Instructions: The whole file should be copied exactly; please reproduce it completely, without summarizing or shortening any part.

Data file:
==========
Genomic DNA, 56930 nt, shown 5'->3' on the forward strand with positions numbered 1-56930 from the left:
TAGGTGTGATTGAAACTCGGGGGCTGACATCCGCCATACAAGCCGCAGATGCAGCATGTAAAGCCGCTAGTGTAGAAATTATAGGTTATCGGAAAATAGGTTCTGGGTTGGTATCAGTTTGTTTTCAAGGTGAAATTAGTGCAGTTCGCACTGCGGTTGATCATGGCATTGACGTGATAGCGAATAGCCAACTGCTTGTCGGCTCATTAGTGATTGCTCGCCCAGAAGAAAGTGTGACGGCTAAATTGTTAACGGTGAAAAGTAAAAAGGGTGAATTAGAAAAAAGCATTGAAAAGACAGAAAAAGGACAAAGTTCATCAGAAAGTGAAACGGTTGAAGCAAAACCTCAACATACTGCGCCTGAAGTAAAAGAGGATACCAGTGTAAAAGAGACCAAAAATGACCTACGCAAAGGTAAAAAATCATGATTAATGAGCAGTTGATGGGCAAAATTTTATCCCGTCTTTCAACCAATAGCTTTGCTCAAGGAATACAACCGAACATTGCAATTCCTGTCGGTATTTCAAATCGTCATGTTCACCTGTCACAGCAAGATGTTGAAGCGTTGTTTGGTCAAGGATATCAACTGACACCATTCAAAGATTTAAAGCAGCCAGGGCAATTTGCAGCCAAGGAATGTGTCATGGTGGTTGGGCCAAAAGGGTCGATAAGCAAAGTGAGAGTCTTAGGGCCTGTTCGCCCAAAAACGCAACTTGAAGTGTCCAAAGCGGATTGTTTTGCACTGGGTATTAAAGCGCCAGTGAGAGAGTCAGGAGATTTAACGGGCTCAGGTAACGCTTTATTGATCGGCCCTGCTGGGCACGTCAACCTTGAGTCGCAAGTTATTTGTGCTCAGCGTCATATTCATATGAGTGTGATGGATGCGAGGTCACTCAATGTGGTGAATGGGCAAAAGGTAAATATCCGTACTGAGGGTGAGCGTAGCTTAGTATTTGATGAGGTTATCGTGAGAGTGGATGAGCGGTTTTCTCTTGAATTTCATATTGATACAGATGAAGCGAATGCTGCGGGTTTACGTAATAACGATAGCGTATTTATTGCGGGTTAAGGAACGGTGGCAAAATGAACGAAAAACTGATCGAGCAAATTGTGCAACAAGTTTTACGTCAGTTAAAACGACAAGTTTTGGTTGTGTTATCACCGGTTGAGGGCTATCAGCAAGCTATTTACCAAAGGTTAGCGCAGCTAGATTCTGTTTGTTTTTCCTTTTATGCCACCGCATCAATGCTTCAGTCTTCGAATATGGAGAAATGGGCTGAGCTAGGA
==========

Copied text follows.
Genomic DNA, 56930 nt, shown 5'->3' on the forward strand with positions numbered 1-56930 from the left:
TAGGTGTGATTGAAACTCGGGGGCTGACATCCGCCATACAAGCCGCAGATGCAGCATGTAAAGCCGCTAGTGTAGAAATTATAGGTTATCGGAAAATAGGTTCTGGGTTGGTATCAGTTTGTTTTCAAGGTGAAATTAGTGCAGTTCGCACTGCGGTTGATCATGGCATTGACGTGATAGCGAATAGCCAACTGCTTGTCGGCTCATTAGTGATTGCTCGCCCAGAAGAAAGTGTGACGGCTAAATTGTTAACGGTGAAAAGTAAAAAGGGTGAATTAGAAAAAAGCATTGAAAAGACAGAAAAAGGACAAAGTTCATCAGAAAGTGAAACGGTTGAAGCAAAACCTCAACATACTGCGCCTGAAGTAAAAGAGGATACCAGTGTAAAAGAGACCAAAAATGACCTACGCAAAGGTAAAAAATCATGATTAATGAGCAGTTGATGGGCAAAATTTTATCCCGTCTTTCAACCAATAGCTTTGCTCAAGGAATACAACCGAACATTGCAATTCCTGTCGGTATTTCAAATCGTCATGTTCACCTGTCACAGCAAGATGTTGAAGCGTTGTTTGGTCAAGGATATCAACTGACACCATTCAAAGATTTAAAGCAGCCAGGGCAATTTGCAGCCAAGGAATGTGTCATGGTGGTTGGGCCAAAAGGGTCGATAAGCAAAGTGAGAGTCTTAGGGCCTGTTCGCCCAAAAACGCAACTTGAAGTGTCCAAAGCGGATTGTTTTGCACTGGGTATTAAAGCGCCAGTGAGAGAGTCAGGAGATTTAACGGGCTCAGGTAACGCTTTATTGATCGGCCCTGCTGGGCACGTCAACCTTGAGTCGCAAGTTATTTGTGCTCAGCGTCATATTCATATGAGTGTGATGGATGCGAGGTCACTCAATGTGGTGAATGGGCAAAAGGTAAATATCCGTACTGAGGGTGAGCGTAGCTTAGTATTTGATGAGGTTATCGTGAGAGTGGATGAGCGGTTTTCTCTTGAATTTCATATTGATACAGATGAAGCGAATGCTGCGGGTTTACGTAATAACGATAGCGTATTTATTGCGGGTTAAGGAACGGTGGCAAAATGAACGAAAAACTGATCGAGCAAATTGTGCAACAAGTTTTACGTCAGTTAAAACGACAAGTTTTGGTTGTGTTATCACCGGTTGAGGGCTATCAGCAAGCTATTTACCAAAGGTTAGCGCAGCTAGATTCTGTTTGTTTTTCCTTTTATGCCACCGCATCAATGCTTCAGTCTTCGAATATGGAGAAATGGGCTGAGCTAGGA